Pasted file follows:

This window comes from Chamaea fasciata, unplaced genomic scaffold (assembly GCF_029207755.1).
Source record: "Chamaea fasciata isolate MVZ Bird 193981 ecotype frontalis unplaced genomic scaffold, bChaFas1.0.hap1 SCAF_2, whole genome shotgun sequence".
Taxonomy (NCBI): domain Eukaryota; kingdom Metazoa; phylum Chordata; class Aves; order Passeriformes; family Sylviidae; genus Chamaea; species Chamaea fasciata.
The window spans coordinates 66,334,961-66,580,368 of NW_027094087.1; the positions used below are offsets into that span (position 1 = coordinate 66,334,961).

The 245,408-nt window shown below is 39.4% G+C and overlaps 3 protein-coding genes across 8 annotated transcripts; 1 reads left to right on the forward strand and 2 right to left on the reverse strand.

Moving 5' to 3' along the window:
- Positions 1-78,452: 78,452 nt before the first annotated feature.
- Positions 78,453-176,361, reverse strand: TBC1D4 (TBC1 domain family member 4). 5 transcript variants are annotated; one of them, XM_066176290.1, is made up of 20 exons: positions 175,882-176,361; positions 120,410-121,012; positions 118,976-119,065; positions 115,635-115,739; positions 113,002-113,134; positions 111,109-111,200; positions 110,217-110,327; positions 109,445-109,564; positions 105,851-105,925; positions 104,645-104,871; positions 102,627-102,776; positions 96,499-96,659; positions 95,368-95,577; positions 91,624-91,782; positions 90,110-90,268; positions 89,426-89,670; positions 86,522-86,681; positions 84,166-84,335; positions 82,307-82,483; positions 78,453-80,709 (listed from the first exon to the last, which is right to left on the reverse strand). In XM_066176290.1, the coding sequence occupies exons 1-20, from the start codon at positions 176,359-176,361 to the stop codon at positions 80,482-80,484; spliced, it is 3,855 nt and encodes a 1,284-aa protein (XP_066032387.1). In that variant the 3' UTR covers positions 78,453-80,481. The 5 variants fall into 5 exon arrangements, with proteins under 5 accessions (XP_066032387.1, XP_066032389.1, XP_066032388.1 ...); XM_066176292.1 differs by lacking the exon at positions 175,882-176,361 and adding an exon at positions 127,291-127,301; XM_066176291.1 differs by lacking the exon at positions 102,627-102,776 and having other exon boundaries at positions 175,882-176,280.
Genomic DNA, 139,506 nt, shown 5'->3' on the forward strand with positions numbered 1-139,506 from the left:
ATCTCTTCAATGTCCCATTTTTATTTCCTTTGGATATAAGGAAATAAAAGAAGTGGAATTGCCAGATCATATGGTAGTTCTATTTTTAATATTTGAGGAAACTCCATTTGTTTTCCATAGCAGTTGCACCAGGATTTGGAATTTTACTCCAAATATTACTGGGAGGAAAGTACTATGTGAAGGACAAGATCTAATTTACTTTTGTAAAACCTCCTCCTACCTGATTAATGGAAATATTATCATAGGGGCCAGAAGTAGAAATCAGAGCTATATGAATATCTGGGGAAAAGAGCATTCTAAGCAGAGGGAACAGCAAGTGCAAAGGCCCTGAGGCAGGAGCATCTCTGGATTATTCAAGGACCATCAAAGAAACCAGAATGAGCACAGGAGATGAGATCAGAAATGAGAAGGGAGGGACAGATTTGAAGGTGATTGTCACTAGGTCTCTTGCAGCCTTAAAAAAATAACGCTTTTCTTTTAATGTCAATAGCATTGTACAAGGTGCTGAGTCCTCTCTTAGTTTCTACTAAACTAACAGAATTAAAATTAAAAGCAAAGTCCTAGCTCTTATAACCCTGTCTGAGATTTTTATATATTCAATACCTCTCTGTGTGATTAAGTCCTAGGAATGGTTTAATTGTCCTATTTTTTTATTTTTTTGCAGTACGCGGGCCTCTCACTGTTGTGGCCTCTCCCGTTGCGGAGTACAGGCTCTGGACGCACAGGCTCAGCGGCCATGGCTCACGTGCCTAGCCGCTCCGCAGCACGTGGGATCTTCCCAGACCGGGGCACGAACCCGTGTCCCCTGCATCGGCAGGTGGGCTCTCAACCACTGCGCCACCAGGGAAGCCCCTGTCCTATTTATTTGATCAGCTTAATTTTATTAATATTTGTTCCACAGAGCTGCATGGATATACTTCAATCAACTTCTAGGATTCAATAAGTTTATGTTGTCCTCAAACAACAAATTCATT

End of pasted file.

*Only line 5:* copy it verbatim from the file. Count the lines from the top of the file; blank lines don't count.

The 245,408-nt window shown below is 39.4% G+C and overlaps 3 protein-coding genes across 8 annotated transcripts; 1 reads left to right on the forward strand and 2 right to left on the reverse strand.